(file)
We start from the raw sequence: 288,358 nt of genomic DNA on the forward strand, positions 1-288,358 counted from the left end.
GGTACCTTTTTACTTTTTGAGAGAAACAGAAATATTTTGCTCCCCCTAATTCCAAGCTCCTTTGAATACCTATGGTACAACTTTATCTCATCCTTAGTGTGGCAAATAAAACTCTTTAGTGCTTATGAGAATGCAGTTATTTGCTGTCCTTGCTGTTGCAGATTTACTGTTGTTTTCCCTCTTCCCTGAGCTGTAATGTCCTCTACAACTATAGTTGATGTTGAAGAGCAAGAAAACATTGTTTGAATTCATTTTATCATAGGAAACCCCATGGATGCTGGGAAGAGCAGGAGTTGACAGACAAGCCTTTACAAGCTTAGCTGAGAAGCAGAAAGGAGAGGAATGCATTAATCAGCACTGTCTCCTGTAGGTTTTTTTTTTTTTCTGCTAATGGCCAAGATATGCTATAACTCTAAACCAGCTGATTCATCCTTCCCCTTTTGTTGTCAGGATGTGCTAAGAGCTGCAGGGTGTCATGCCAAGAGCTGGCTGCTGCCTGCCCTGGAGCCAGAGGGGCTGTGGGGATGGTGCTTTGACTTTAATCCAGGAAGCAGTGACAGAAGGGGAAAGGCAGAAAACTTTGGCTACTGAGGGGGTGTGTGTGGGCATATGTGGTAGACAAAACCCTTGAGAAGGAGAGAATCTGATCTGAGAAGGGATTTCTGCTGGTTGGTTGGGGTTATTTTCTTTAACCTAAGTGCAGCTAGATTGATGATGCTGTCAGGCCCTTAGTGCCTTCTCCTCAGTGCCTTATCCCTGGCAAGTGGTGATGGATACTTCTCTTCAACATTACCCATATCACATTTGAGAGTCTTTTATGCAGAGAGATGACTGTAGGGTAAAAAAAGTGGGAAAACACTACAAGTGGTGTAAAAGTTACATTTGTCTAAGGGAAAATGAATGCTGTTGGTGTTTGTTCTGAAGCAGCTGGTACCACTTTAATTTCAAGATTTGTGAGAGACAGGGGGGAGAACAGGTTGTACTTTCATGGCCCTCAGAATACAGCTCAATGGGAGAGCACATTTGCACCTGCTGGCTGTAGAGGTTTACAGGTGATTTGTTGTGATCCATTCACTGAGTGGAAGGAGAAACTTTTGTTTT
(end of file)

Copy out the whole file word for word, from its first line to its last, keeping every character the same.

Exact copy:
We start from the raw sequence: 288,358 nt of genomic DNA on the forward strand, positions 1-288,358 counted from the left end.
GGTACCTTTTTACTTTTTGAGAGAAACAGAAATATTTTGCTCCCCCTAATTCCAAGCTCCTTTGAATACCTATGGTACAACTTTATCTCATCCTTAGTGTGGCAAATAAAACTCTTTAGTGCTTATGAGAATGCAGTTATTTGCTGTCCTTGCTGTTGCAGATTTACTGTTGTTTTCCCTCTTCCCTGAGCTGTAATGTCCTCTACAACTATAGTTGATGTTGAAGAGCAAGAAAACATTGTTTGAATTCATTTTATCATAGGAAACCCCATGGATGCTGGGAAGAGCAGGAGTTGACAGACAAGCCTTTACAAGCTTAGCTGAGAAGCAGAAAGGAGAGGAATGCATTAATCAGCACTGTCTCCTGTAGGTTTTTTTTTTTTTCTGCTAATGGCCAAGATATGCTATAACTCTAAACCAGCTGATTCATCCTTCCCCTTTTGTTGTCAGGATGTGCTAAGAGCTGCAGGGTGTCATGCCAAGAGCTGGCTGCTGCCTGCCCTGGAGCCAGAGGGGCTGTGGGGATGGTGCTTTGACTTTAATCCAGGAAGCAGTGACAGAAGGGGAAAGGCAGAAAACTTTGGCTACTGAGGGGGTGTGTGTGGGCATATGTGGTAGACAAAACCCTTGAGAAGGAGAGAATCTGATCTGAGAAGGGATTTCTGCTGGTTGGTTGGGGTTATTTTCTTTAACCTAAGTGCAGCTAGATTGATGATGCTGTCAGGCCCTTAGTGCCTTCTCCTCAGTGCCTTATCCCTGGCAAGTGGTGATGGATACTTCTCTTCAACATTACCCATATCACATTTGAGAGTCTTTTATGCAGAGAGATGACTGTAGGGTAAAAAAAGTGGGAAAACACTACAAGTGGTGTAAAAGTTACATTTGTCTAAGGGAAAATGAATGCTGTTGGTGTTTGTTCTGAAGCAGCTGGTACCACTTTAATTTCAAGATTTGTGAGAGACAGGGGGGAGAACAGGTTGTACTTTCATGGCCCTCAGAATACAGCTCAATGGGAGAGCACATTTGCACCTGCTGGCTGTAGAGGTTTACAGGTGATTTGTTGTGATCCATTCACTGAGTGGAAGGAGAAACTTTTGTTTT